During the collapse of the Qing dynasty in 1911, Mongols established the Temporary Government of Khalkha on November 30, 1911. This was before the abdication of the last Qing emperor and the establishment of the Republic of China. On December 29, 1911, Mongolia declared independence from the Qing dynasty; the National Revolution of 1911 ended over 200 years of Qing rule, though it was not until the Revolution of 1921 that de facto independence from the Republic of China was firmly established.

Shortly thereafter, the country came under the control of the Soviet Union, which had aided its independence from China. In 1924, the Mongolian People’s Republic was declared as a Soviet satellite state. After the anti-Communist revolutions of 1989, Mongolia conducted its own peaceful democratic revolution in early 1990. This led to a multi-party system, a new constitution of 1992, and transition to a market economy.

At 1,564,116 square kilometres (603,909 sq mi), Mongolia is the 19th largest and one of the most sparsely populated independent countries in the world, with a population of around 3 million people. It is also the world’s second-largest landlocked country. The country contains very little arable land, as much of its area is covered by grassy steppe, with mountains to the north and west and the Gobi Desert to the south.

Approximately 30% of the population is nomadic or semi-nomadic; horse culture is still integral. The majority of its population are Buddhists. The non-religious population is the second largest group. Islam is the dominant religion among ethnic Kazakhs. The majority of the state’s citizens are of Mongol ethnicity, although Kazakhs, Tuvans, and other minorities also live in the country, especially in the west. Mongolia joined the World Trade Organization in 1997 and seeks to expand its participation in regional economic and trade groups.

POPULATION: 3.0 million

AREA: 1,566,000 sq km (610,740 sq mi)

LAND BOUNDARIES:  8,158 km, with Russia 3,485 km and with China 4,673 km

AVERAGE ALTITUDE: 1,580 m above sea-level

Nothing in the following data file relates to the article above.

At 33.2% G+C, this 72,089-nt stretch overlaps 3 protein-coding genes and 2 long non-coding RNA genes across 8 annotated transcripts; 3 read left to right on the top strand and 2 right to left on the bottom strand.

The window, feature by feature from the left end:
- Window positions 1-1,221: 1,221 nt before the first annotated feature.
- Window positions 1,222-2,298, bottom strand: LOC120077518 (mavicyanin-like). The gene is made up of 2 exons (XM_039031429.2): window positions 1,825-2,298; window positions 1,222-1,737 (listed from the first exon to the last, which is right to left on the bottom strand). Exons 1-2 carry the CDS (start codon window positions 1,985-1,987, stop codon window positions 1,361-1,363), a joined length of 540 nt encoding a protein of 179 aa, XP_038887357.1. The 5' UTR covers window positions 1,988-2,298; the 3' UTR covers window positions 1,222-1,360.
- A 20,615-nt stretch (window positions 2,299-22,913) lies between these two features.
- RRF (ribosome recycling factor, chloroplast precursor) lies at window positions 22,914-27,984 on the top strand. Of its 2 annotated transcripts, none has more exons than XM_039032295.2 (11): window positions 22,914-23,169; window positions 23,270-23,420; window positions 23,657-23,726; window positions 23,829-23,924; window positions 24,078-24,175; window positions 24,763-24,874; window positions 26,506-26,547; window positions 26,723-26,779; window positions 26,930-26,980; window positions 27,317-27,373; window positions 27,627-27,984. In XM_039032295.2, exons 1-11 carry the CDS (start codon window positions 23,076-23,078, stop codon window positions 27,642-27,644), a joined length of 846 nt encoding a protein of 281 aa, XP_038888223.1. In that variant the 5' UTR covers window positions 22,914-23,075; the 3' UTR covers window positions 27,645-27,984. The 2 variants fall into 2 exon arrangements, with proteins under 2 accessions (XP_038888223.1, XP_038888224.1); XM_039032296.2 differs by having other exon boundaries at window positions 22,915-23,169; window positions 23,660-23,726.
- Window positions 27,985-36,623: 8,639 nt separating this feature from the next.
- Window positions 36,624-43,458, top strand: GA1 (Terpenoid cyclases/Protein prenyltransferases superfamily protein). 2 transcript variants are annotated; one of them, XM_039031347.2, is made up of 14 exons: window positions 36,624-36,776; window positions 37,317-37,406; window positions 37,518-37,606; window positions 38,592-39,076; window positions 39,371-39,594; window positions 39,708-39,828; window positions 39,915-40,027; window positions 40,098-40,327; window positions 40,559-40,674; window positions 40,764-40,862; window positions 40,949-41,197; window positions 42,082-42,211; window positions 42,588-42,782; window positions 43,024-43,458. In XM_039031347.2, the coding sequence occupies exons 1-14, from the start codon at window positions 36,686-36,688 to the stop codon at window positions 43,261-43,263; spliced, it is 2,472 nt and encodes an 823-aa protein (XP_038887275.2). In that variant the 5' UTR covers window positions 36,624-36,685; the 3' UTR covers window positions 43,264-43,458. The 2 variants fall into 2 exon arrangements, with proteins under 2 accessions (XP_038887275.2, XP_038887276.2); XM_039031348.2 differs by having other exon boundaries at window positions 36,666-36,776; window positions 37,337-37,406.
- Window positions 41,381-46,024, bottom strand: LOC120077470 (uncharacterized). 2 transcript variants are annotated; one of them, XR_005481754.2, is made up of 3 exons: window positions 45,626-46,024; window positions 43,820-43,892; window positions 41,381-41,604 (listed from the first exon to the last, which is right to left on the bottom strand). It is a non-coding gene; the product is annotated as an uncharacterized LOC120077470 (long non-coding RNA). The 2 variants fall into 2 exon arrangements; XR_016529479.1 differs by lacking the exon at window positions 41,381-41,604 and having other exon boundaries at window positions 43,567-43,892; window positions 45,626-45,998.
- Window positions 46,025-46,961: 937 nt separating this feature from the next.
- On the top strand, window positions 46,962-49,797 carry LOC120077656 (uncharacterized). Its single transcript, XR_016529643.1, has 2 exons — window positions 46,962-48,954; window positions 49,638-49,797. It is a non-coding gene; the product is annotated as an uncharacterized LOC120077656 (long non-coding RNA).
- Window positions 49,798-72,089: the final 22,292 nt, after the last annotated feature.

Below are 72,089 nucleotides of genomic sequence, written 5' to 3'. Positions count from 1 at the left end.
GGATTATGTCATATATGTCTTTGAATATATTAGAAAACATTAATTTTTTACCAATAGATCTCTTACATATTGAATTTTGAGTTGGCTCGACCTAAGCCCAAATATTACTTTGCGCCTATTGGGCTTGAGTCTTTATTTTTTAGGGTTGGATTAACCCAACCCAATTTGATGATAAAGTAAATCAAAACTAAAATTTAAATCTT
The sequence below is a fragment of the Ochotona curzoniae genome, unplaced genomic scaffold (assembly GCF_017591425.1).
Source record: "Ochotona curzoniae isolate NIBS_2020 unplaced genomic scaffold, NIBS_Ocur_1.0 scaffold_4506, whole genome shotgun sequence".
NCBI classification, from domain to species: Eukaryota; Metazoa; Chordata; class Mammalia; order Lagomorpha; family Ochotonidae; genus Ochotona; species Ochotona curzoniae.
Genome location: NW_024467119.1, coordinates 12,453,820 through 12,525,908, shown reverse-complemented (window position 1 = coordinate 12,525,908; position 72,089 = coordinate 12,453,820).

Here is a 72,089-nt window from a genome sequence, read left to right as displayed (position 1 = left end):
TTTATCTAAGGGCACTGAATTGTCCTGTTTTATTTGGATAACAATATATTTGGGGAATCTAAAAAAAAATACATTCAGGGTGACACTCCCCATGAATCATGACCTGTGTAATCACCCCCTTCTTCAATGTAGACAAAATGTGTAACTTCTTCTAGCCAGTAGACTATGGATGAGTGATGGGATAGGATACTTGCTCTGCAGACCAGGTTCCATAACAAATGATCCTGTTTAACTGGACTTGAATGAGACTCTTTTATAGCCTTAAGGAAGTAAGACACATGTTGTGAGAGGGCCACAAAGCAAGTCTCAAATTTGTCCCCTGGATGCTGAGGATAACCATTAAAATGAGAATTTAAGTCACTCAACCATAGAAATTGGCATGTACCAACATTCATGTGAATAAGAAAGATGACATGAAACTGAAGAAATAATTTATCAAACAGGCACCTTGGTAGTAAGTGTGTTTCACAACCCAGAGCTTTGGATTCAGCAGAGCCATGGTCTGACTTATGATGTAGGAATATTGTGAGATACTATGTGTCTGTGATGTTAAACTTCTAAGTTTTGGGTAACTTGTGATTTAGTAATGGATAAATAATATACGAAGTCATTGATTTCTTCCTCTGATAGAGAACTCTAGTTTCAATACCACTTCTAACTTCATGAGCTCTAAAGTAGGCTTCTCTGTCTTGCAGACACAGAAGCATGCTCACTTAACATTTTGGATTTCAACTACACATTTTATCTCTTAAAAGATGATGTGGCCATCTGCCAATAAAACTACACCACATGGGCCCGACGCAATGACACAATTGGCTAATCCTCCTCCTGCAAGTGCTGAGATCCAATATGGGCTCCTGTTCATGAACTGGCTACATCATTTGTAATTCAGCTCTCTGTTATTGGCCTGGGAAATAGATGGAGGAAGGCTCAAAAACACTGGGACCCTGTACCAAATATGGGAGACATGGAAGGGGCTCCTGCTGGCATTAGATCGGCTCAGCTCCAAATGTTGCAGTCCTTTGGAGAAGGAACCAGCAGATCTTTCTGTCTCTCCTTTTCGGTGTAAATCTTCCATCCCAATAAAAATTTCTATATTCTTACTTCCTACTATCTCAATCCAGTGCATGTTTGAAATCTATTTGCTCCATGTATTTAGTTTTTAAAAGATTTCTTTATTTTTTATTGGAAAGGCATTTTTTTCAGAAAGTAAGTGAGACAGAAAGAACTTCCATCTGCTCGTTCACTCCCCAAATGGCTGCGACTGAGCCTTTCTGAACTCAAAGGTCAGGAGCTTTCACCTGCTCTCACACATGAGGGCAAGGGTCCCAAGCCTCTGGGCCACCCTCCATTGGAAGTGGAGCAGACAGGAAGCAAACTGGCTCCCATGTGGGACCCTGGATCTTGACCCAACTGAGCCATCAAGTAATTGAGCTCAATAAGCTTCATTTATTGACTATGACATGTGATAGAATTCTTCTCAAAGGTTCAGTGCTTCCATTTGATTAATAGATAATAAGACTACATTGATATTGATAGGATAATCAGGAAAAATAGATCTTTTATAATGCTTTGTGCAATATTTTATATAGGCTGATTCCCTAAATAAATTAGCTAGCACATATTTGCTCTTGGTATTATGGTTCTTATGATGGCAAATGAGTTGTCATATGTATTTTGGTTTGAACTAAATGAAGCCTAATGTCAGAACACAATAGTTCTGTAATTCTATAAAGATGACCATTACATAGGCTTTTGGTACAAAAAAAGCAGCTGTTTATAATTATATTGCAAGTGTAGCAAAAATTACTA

TERRAIN: Vast semi-desert and desert plains, mountains in west and southwest, Gobi Desert in southeast

PEOPLE: Khalkha Mongols (86%), Kazaks (6%), about a dozen other Mongolian ethnic groups

LANGUAGES: Mongolian, Kazakh, Russian, Chinese. English is widely spoken in the Ulaanbaatar.

RELIGIONS: Tibetan Buddhism, Muslim, Christian and Shamanism


CLIMATE: Average summer temperature +20’C, average winter temperature -26’C, average rainfall 200-220 mm. Winter lasts from November to late April, Spring from May through June, Summer from July through September.

POLITICAL SYSTEM: Parliamentary republic. President elected for four years. Present President Elbegdorj Tsahia, elected in 2013. Prime Minister appointed by State Great Khural for four years. Present Prime Minister Mr. Saikhanbileg.Ch was appointed in 2014.

LEGISLATURE: State Great Khural (Parliament), unicameral with 76 members elected for four years. The last election was held in 2012.

JUDICIAL SYSTEM: Mongolian judicial system consists of Constitutional Court , Supreme Court, Aimag and capital city courts, soum and district courts.

STATE STRUCTURE: Mongolia is a unitary state and divided administratively into Aimags (21) and a capital city; Aimags are subdivided into soums; soums into bags; and a capital city into districts; districts into khoroos.

NATIONAL CURRENCY:  Tugrik (MNT), about MNT 1986 = USD 1 (by Sep 2015)

FISCAL YEAR: January 1 – December 31

MAIN ENTRY POINTS: Chinggis Khaan (airport in Ulaanbaatar ), Sukhbaatar (railway station on Mongolian-Russian border) and Zamyn Uud (railway station on Mongolian-Chinese border)

SEA ACCESS: Tianjin/China (1,344 km) and Nakhodka/Russia (4,037 km)

PUBLIC HOLIDAYS: December 31- January 1 – New Year 3 days, in January/February – Mongolian New Year (Tsagaan Sar), June 1 – Mother and Child day, July 11-13 – National Holiday (Naadam)

TIME:  Add 8 hours to Greenwich Mean Time

NORMAL WORKING HOURS: 09.00-13.00 and 14.00-18.00



VISA ARRANGEMENTS: Visa shall be issued by MongoliaEmbassies and Diplomatic Missions as well as Honorary consuls of Mongolia , or can be obtained at the airport at a cost of US$53 but must be accompanied by an invitation. learn more